Bug 16890 - [cygwin/mingw32] __m128 automatic variables misaligned
Summary: [cygwin/mingw32] __m128 automatic variables misaligned
Status: RESOLVED INVALID
Alias: None
Product: gcc
Classification: Unclassified
Component: target (show other bugs)
Version: 4.0.0
: P2 normal
Target Milestone: ---
Assignee: Not yet assigned to anyone
URL:
Keywords:
Depends on:
Blocks:
 
Reported: 2004-08-05 22:46 UTC by Danny Smith
Modified: 2004-08-19 09:43 UTC (History)
1 user (show)

See Also:
Host: i686-pc-mingw32
Target: i686-pc-mingw32
Build: i686-pc-mingw32
Known to work:
Known to fail:
Last reconfirmed: 2004-08-18 16:53:36


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Description Danny Smith 2004-08-05 22:46:48 UTC
The following produces a segfaulting exe when built
with

gcc -O2 -msse sse_align.c 

/* sse_align,c */

#include <stdio.h>
#include <xmmintrin.h>

union f4vector
{
  __m128 v;
  float f[4];
};

void foo()
{
   union f4vector a;
   union f4vector b;
   union f4vector c;

    a.f[0] = 1.0F; a.f[1] = 2.0F; a.f[2] = 3.0F; a.f[3] = 4.0F;
    b.f[0] = 5.0F; b.f[1] = 6.0F; b.f[2] = 7.0F; b.f[3] = 8.0F;   
    c.v = _mm_mul_ss (a.v, b.v);  
    printf ("%f\t\%f\t%f\t\%f\n", c.f[0], c.f[1], c.f[2], c.f[3]);
}

int main ()
{
  foo();
  return 0;
}

Here is the assembler output,  Note the movaps, mulss:
	.file	"sse_align.c"
	.section .rdata,"dr"
LC8:
	.ascii "%f\11%f\11%f\11%f\12\0"
	.text
	.align 4
	.p2align 2,,3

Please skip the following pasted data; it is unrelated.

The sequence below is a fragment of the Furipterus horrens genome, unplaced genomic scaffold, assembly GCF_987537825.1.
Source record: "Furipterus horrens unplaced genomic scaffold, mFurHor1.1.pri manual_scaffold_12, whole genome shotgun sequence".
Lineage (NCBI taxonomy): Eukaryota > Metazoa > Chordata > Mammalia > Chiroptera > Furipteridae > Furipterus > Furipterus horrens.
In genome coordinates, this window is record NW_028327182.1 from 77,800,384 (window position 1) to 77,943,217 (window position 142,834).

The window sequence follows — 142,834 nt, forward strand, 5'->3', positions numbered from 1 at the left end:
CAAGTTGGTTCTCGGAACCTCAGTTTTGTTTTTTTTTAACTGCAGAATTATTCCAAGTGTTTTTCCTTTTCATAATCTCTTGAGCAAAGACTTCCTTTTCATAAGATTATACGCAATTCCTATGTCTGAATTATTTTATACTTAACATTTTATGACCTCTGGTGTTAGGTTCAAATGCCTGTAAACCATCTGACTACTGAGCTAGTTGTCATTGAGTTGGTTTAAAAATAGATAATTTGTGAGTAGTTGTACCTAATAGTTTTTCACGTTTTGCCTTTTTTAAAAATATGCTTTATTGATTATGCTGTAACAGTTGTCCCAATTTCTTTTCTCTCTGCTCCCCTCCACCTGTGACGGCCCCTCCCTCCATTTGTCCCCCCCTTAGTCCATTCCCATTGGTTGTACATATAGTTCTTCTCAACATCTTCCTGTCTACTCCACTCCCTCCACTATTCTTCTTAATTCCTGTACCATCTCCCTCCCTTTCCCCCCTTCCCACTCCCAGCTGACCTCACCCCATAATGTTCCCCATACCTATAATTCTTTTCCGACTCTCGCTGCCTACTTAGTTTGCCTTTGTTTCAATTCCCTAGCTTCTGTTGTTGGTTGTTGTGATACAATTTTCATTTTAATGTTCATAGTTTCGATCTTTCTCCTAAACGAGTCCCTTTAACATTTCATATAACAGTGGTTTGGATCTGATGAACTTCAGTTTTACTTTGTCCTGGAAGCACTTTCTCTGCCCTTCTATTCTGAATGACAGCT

.globl _foo
	.def	_foo;	.scl	2;	.type	32;	.endef
_foo:
	pushl	%ebp
	movl	%esp, %ebp
	subl	$100, %esp
	movl	$0x3f800000, -24(%ebp)
	movl	$0x40000000, -20(%ebp)
	movl	$0x40400000, -16(%ebp)
	movl	$0x40800000, -12(%ebp)
	movl	$0x40a00000, -40(%ebp)
	movl	$0x40c00000, -36(%ebp)
	movl	$0x40e00000, -32(%ebp)
	movl	$0x41000000, -28(%ebp)
	movaps	-24(%ebp), %xmm0 <<<< not 16-byte aligned
	mulss	-40(%ebp), %xmm0 <<<<
	movaps	%xmm0, -56(%ebp) <<<<
	flds	-44(%ebp)
	fstpl	24(%esp)
	flds	-48(%ebp)
	fstpl	16(%esp)
	flds	-52(%ebp)
	fstpl	8(%esp)
	flds	-56(%ebp)
	fstpl	(%esp)
	pushl	$LC8
	call	_printf
	addl	$48, %esp
	leave
	ret
	.def	___main;	.scl	2;	.type	32;	.endef
	.p2align 2,,3
.globl _main
	.def	_main;	.scl	2;	.type	32;	.endef
_main:
	pushl	%ebp
	movl	$16, %eax
	movl	%esp, %ebp
	subl	$8, %esp
	andl	$-16, %esp
	call	__alloca
	call	___main
	call	_foo
	xorl	%eax, %eax
	leave
	ret
	.def	_printf;	.scl	3;	.type	32;	.endef


However, if I set preferred-stack-boundary to 3 (or 2), it works
Here is assembler output from
gcc -O2 -msse -mpreferred-stack-boundary=3 sse_align.c 

	.file	"sse_align.c"
	.section .rdata,"dr"
LC8:
	.ascii "%f\11%f\11%f\11%f\12\0"
	.text
	.align 4
	.p2align 2,,3
.globl _foo
	.def	_foo;	.scl	2;	.type	32;	.endef
_foo:
	pushl	%ebp
	movl	%esp, %ebp
	subl	$84, %esp
	movl	$0x3f800000, -16(%ebp)
	movl	$0x40000000, -12(%ebp)
	movl	$0x40400000, -8(%ebp)
	movl	$0x40800000, -4(%ebp)
	movl	$0x40a00000, -32(%ebp)
	movl	$0x40c00000, -28(%ebp)
	movl	$0x40e00000, -24(%ebp)
	movl	$0x41000000, -20(%ebp)
	movaps	-16(%ebp), %xmm0 <<<< OK
	mulss	-32(%ebp), %xmm0 <<<<
	movaps	%xmm0, -48(%ebp) <<<<
	flds	-36(%ebp)
	fstpl	24(%esp)
	flds	-40(%ebp)
	fstpl	16(%esp)
	flds	-44(%ebp)
	fstpl	8(%esp)
	flds	-48(%ebp)
	fstpl	(%esp)
	pushl	$LC8
	call	_printf
	addl	$40, %esp
	leave
	ret
	.def	___main;	.scl	2;	.type	32;	.endef
	.p2align 2,,3
.globl _main
	.def	_main;	.scl	2;	.type	32;	.endef
_main:
	pushl	%ebp
	movl	$16, %eax
	movl	%esp, %ebp
	andl	$-8, %esp
	call	__alloca
	call	___main
	call	_foo
	xorl	%eax, %eax
	leave
	ret
	.def	_printf;	.scl	3;	.type	32;	.endef


The testcase will also work (regardless of preferred stack
alignment) if I declare the three f4vector variables at file
scope or as static variables within the function, rather
than as automatics,

Is this bug peculiar to windows target (yet another stack
probe fallout)?

Danny
Comment 1 Matthew Daws 2004-08-18 16:04:57 UTC
As I have an interest in this family of bugs being fixed, I thought I'd chime in